We propose both the further analysis of current instruments and the development of new instruments to improve future policy decisions regarding rheumatologic
technologies. With the current data available, a thorough
examination of the current preference-based instruments
should be conducted. Essentially, this should aim to examine the comparable reliability, content and construct
validity, and responsiveness of each instrument to assess
whether one has more scientific evidence to support its
use. The development of a new instrument should only be
considered if it will notably reduce the issues with preference-based instruments, otherwise it will only add to the
confusion of which instrument and value to use. Proponents of condition-specific measures argue that using domains that focus on the aspects pertinent to the disease
will increase sensitivity and construct validity (14). For
example, none of the current instruments include domains
specifically for fatigue, which has been found to be important in certain rheumatic conditions (74). Basing the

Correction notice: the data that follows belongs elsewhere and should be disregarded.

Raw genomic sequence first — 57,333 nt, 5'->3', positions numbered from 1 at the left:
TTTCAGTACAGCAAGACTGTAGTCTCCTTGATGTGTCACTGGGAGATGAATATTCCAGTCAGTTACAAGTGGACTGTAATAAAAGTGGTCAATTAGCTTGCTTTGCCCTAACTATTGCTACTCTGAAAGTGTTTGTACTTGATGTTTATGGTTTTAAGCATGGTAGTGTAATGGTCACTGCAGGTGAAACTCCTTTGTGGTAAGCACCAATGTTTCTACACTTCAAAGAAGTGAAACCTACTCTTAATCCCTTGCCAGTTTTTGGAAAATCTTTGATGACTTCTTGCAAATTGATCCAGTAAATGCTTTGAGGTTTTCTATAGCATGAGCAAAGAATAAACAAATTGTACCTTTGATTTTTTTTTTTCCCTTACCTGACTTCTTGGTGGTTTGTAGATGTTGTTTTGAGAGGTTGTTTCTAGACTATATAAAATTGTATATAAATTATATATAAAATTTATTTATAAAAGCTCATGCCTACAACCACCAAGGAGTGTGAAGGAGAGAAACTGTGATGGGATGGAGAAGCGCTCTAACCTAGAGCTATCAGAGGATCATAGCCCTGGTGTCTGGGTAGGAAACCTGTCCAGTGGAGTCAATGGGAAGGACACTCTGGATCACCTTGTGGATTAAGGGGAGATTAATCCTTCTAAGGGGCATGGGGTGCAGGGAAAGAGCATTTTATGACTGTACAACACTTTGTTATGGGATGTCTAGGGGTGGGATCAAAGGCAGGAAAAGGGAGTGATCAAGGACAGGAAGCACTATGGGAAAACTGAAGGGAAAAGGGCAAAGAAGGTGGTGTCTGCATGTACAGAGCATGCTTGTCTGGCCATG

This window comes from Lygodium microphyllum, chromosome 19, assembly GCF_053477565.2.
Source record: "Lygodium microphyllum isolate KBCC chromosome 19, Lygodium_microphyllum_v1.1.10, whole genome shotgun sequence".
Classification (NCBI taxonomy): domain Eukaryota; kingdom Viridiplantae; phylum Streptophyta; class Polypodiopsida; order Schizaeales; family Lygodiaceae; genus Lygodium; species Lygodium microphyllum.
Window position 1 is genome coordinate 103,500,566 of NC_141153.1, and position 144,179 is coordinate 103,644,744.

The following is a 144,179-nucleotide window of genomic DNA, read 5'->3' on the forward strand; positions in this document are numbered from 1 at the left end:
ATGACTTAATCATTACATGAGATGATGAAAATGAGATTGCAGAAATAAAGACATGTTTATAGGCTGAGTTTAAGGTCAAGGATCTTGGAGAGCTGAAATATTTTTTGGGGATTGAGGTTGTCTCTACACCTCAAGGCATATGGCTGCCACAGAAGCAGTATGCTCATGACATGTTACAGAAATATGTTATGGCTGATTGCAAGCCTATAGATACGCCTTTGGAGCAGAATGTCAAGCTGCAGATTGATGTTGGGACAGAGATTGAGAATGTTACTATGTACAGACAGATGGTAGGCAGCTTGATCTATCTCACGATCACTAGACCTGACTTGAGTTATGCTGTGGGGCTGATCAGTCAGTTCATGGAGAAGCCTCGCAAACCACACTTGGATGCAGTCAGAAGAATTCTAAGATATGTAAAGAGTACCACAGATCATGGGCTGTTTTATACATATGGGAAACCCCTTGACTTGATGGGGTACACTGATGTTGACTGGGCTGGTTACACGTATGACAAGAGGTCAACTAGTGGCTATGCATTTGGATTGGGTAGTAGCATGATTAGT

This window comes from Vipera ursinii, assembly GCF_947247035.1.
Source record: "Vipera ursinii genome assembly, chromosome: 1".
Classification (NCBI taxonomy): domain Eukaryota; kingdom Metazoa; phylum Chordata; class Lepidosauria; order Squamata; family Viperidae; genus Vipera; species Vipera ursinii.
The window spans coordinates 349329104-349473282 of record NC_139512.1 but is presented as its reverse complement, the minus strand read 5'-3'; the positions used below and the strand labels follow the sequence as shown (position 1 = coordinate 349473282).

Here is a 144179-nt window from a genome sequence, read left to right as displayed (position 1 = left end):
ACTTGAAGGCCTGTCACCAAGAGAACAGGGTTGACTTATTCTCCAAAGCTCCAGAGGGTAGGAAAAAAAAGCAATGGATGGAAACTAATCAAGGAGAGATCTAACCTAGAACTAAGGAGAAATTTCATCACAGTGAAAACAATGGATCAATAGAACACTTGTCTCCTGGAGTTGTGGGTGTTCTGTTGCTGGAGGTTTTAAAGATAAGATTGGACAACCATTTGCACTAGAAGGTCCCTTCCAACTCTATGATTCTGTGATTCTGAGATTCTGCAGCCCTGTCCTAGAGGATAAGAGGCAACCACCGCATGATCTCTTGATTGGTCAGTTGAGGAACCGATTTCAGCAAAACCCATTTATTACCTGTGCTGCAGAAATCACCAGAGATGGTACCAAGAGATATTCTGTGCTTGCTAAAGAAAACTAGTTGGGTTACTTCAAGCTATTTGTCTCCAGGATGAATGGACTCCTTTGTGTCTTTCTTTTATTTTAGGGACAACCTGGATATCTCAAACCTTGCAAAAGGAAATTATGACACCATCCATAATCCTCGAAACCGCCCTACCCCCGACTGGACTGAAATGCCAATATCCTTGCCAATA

new health state classification on an existing, well-used,
disease-specific questionnaire would reduce the need to
burden the patient with an additional questionnaire and
would increase the number of clinical studies that could
derive HSUVs. However, concerns of comparability of
HSUVs from condition-specific measures across diseases
will have to be overcome.
Rheumatologic conditions must compete alongside other
areas of medicine for health care resources. CUAs, which
use HSUVs, are increasingly applied by policymakers
across the world to allocate health care resources. Although the use of HSUVs in rheumatology is rapidly increasing, numerous gaps in data remain. Alarmingly, relatively few trials of interventions for rheumatic diseases
were included in our review, indicating that HSUVs are
not being collected or reported in these studies. It is in
these interventions that CUA will be required. Consequently, only by further understanding the use, limitations, and importance of HSUVs from a resource allocation
perspective will the rheumatology community effectively
provide evidence for policymakers.
AUTHOR CONTRIBUTIONS
Dr. Anis had full access to all of the data in the study and takes
responsibility for the integrity of the data and the accuracy of the
data analysis.
Study design. Bansback, Brazier, Marra, Symmons, Anis.
Acquisition of data. Bansback, Harrison.
Analysis and interpretation of data. Bansback, Harrison, Brazier,
Marra, Anis.
Manuscript preparation. Bansback, Harrison, Brazier, Davies,
Kopec, Marra, Symmons, Anis.
Statistical analysis. Bansback.
Health State Utility Values in Rheumatic Diseases